Stalkerware Banned from Google Play Store
Google has told app developers to remove from its Play Store stalkerware capable of operating behind the scenes without the user’s consent.
The tech giant yesterday issued an update to its Developer Program Policy requiring all apps that track users and send their data to another device to include an “adequate notice or consent” and show a “persistent notification” that the actions of the user are being tracked.
While an exception was made for apps used by parents to track their children, Google said that stalkerware was not to be used to track an adult without their consent.
The update states: “Only policy compliant apps exclusively designed and marketed for parental (including family) monitoring or enterprise management may distribute on the Play Store with tracking and reporting features, provided they fully comply with the requirements described below.”
App developers were told that they can no longer present their product as an aid to spying or a secret surveillance solution. Nor can they hide or cloak tracking behavior in an attempt to mislead users about an app’s true functionality.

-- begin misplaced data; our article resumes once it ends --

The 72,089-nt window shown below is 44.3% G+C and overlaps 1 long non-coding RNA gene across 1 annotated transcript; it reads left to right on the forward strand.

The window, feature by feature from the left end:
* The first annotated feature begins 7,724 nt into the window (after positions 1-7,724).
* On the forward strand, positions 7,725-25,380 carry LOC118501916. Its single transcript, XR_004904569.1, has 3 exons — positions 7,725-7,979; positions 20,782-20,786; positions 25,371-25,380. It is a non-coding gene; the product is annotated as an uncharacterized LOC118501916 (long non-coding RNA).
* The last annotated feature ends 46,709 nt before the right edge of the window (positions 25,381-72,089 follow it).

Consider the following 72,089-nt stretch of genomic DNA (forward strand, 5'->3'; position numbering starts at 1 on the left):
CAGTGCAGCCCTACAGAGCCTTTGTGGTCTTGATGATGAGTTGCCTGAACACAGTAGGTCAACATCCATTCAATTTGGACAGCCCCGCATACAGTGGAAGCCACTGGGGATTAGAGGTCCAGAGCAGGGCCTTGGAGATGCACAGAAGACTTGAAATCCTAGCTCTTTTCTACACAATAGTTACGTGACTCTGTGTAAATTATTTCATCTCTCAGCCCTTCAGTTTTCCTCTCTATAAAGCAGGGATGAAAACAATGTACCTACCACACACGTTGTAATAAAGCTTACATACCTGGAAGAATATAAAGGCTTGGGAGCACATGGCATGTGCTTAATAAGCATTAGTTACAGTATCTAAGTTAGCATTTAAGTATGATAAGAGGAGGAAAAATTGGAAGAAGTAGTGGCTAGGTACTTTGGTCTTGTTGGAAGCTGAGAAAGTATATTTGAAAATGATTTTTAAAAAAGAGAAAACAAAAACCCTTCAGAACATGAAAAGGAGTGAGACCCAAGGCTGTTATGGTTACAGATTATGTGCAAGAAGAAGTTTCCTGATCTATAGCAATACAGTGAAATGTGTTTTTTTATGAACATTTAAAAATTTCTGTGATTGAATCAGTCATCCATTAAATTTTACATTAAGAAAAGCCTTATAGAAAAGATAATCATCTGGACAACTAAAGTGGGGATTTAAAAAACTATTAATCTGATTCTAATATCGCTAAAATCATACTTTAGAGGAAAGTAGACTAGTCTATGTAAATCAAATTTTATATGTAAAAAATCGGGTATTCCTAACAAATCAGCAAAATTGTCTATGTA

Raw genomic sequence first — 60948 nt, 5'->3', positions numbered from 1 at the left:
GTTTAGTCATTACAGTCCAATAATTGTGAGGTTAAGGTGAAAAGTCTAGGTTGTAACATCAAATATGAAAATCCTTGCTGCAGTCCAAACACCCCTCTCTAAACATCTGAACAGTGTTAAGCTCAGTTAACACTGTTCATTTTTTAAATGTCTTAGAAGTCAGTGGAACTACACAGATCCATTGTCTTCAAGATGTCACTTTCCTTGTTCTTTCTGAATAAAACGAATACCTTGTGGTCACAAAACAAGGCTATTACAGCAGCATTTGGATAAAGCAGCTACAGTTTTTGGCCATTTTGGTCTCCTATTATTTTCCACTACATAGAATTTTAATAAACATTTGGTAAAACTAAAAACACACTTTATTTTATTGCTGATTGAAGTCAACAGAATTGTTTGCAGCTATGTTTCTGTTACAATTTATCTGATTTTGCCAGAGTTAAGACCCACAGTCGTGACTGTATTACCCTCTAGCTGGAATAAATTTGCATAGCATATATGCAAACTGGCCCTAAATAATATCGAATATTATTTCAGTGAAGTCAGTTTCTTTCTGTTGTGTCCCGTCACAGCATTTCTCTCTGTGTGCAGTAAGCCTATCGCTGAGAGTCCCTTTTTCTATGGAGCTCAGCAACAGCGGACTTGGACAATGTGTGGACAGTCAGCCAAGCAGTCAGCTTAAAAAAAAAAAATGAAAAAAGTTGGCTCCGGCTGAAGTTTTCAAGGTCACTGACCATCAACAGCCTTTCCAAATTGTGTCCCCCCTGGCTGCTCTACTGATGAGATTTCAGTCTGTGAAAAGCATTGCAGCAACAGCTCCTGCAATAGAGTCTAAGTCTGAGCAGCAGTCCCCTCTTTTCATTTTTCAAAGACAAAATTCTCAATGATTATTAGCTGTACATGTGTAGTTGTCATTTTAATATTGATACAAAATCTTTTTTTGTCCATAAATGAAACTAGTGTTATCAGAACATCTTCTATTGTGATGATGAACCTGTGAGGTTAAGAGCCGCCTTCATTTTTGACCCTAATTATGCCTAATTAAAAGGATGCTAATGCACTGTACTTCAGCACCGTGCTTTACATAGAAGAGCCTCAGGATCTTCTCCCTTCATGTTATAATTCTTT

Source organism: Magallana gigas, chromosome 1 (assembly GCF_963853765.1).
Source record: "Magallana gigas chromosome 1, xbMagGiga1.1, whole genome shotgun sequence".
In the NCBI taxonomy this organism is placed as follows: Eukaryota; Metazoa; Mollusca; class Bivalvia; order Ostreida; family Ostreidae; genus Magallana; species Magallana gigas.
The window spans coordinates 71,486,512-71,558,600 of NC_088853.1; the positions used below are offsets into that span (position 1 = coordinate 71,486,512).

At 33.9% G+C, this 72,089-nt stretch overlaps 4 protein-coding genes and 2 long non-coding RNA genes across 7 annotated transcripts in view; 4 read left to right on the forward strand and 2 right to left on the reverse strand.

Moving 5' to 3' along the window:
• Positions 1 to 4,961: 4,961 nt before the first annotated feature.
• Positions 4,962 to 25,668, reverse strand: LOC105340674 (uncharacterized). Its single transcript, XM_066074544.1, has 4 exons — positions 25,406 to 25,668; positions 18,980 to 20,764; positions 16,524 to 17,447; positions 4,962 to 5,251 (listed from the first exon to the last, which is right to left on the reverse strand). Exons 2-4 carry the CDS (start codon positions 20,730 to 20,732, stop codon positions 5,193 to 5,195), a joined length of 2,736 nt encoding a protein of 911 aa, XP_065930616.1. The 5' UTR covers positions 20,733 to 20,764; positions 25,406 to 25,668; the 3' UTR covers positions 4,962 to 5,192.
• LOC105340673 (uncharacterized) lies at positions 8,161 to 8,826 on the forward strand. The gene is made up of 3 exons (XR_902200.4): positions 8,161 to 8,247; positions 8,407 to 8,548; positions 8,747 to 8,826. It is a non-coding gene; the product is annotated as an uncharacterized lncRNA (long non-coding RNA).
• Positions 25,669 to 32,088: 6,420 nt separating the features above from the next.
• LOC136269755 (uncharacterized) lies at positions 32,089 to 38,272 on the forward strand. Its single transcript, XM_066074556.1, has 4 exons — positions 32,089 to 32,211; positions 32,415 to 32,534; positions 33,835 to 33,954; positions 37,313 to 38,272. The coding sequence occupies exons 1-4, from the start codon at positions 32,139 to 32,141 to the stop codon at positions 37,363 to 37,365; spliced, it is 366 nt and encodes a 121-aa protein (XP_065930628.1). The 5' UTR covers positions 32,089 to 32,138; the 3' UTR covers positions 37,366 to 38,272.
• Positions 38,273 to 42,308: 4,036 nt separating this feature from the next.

App developers have until October 1 to comply with the directives.
Google has also said that, starting October 21, it will remove any apps “that engage in coordinated activity to mislead users.”
Christoph Hebeisen, director of security intelligence research at Lookout, a California provider of mobile phishing solutions, welcomed Google’s new approach to the stalkerware permitted in its app store.
“The use of mobile technology for surveillance in abusive relationships is a disturbing trend. Google’s move to curb such apps on Play is a step in the right direction,” said Hebeisen.
Lookout already considers any app that doesn’t make it clear tracking is taking place to be malicious. Users receive alerts when surveillance-ware that is independent of the stated purpose of the app is deployed.
Hebeisen said: “We consider such apps malicious if the app doesn’t show a persistent notification, hides its icon, masquerades as something other than its true functionality or hides a part of its functionality. We apply this logic no matter if the app has been loaded from an official app store or sideloaded onto the device.”
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